Tomb of Imam Ghazali رحمة الله عليه

One of the most prominent and influential philosophers, theologians, jurists, and mystics of Sunni Islam

Tus, Iran

Coordinates: 36.491977, 59.511757

Al-Ghazali رحمة الله عليه was a Persian philosopher who was one of the most prominent and influential Muslim philosophers, theologians, jurists, and mystics, of Sunni Islam.

Most Muslims consider him to be a Mujaddid, a renewer of the faith who, according to the prophetic hadith, appears once every century to restore the faith of the ummah (“the Islamic Community”).

His works were so highly acclaimed by his contemporaries that Al-Ghazali رحمة الله عليه was awarded the honorific title “Proof of Islam” (Hujjat al-Islam).

Al-Ghazali رحمة الله عليه believed that the Islamic spiritual tradition had become moribund and that the spiritual sciences taught by the first generation of Muslims had been forgotten.

That resulted in his writing his magnum opus entitled Ihya’ ‘ulūm ad-dīn (“The Revival of the Religious Sciences”).

Among his other works, the Tahafut al-Falasifa (“Incoherence of the Philosophers”) is a significant landmark in the history of philosophy, as it advances the critique of Aristotelian science developed later in 14th-century Europe.

Disciplining the Soul

One of the key sections of Ghazali’s Revival of the Religious Sciences is Disciplining the Soul, which focuses on the internal struggles that every Muslim will face over the course of his lifetime.

The first chapter primarily focuses on how one can develop himself into a person with positive attributes and good personal characteristics.

The second chapter has a more specific focus: sexual satisfaction and gluttony. Here, Al-Ghazali رحمة الله عليه states that indeed every man has these desires and needs, and that it is natural to want these things. However, the Prophet ﷺ explicitly states that there must be a middle ground for man, in order to practice the tenets of Islam faithfully.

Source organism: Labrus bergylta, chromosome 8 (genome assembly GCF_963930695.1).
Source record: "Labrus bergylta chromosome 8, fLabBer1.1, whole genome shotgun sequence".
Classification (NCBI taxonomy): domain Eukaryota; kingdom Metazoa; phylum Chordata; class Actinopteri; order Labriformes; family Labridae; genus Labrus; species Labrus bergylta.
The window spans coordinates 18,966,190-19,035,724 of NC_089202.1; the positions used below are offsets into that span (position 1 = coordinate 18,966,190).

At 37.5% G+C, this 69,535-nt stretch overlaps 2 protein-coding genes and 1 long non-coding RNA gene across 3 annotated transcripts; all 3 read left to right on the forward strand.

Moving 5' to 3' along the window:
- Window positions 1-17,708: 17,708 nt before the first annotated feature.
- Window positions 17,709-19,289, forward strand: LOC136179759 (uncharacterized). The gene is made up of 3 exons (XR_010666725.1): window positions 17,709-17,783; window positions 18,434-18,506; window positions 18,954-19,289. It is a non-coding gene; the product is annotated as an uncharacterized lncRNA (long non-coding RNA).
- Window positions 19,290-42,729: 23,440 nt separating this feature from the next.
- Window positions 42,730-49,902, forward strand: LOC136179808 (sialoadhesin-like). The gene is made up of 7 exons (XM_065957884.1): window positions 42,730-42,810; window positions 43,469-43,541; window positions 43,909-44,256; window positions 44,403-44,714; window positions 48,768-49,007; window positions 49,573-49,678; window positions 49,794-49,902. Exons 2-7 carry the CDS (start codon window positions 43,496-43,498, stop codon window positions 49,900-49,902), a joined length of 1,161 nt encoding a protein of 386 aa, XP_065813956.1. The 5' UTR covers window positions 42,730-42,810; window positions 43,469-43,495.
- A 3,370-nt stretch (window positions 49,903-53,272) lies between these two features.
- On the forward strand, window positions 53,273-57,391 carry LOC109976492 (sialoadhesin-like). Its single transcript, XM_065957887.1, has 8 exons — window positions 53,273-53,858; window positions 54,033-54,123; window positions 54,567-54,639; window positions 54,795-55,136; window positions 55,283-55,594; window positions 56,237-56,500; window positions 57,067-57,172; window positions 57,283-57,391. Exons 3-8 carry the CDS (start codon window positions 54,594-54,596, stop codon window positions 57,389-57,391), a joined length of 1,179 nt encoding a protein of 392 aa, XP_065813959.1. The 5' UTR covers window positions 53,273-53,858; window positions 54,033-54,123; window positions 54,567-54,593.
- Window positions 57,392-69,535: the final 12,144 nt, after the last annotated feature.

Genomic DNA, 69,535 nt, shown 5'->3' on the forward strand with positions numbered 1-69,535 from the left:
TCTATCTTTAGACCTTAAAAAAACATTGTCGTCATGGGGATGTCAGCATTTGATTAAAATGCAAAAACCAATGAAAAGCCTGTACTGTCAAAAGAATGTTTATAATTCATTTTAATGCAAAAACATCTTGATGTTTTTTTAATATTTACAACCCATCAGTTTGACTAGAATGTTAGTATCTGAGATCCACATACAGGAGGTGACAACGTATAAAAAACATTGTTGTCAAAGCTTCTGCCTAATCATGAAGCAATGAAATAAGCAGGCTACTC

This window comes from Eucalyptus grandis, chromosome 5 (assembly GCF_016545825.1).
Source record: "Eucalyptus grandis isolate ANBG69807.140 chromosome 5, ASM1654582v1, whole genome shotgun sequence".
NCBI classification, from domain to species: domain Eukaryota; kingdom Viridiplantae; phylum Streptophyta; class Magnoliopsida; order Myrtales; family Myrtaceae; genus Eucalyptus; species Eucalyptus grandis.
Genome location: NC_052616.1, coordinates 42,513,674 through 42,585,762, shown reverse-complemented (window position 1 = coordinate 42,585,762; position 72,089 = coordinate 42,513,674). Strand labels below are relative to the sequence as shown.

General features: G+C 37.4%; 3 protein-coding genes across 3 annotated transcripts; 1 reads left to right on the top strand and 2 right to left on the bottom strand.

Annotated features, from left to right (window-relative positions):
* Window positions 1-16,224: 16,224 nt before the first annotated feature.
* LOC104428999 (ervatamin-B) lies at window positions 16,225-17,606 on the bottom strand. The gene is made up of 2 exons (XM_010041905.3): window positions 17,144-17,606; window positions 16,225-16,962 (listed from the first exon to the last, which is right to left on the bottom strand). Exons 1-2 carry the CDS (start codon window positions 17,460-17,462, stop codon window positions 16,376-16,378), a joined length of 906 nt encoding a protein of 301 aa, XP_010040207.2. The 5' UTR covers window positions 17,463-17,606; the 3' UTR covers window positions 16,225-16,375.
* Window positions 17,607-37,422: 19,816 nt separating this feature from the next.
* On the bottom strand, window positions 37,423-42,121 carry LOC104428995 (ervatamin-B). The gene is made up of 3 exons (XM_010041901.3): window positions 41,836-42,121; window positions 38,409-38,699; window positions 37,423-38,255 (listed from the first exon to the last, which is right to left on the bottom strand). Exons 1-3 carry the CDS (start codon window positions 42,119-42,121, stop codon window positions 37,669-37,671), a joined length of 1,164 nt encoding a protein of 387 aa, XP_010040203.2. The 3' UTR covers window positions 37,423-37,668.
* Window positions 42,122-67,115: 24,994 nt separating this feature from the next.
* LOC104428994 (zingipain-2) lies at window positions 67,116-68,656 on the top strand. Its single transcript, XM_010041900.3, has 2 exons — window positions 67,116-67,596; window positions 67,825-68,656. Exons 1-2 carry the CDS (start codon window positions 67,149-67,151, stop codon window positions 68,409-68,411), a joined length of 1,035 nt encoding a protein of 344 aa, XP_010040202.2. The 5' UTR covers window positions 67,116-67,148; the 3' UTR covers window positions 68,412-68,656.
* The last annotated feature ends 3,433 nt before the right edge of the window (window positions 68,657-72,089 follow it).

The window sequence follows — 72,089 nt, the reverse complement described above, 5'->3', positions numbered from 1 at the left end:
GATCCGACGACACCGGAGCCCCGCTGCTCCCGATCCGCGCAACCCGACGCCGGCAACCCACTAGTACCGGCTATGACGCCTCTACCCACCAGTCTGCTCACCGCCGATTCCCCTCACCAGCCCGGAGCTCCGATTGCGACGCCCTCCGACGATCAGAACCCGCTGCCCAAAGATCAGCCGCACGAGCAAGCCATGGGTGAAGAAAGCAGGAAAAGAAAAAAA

The ultimate goal that Al-Ghazali رحمة الله عليه is presenting not only in these two chapters, but in the entirety of The Revival of the Religious Sciences, is that there must be moderation in every aspect of the soul of a man, an equilibrium.

These two chapters were the 22nd and 23rd chapters, respectively, in Ghazali’s Revival of the Religious Sciences.


During his life, he authored over 70 books on science, Islamic reasoning and Sufism. Al-Ghazali رحمة الله عليه distributed his book The Incoherence of Philosophers, set apart as the defining moment in Islamic epistemology.

Another of Al-Ghazali رحمة الله عليه’s most prestigious works is Ihya’ Ulum al-Din (“The Revival of Religious Sciences”). The work covers all fields of Islamic science and incorporates Islamic statute, philosophy and Sufism.

Al-Ghazali رحمة الله عليه likewise assumed a noteworthy part in spreading Sufism and Sharia. He was the first to consolidate the ideas of Sufism into Sharia laws and the first to give a formal depiction of Sufism in his works. His works fortify the position of Sunni Islam, contrasted with different schools of thought.

Al-Ghazali رحمة الله عليه succeeded in gaining widespread acceptance for Sufism at the expense of philosophy.[49] At the same time, in his refutation of philosophers he made use of their philosophical categories and thus helped to give them wider circulation.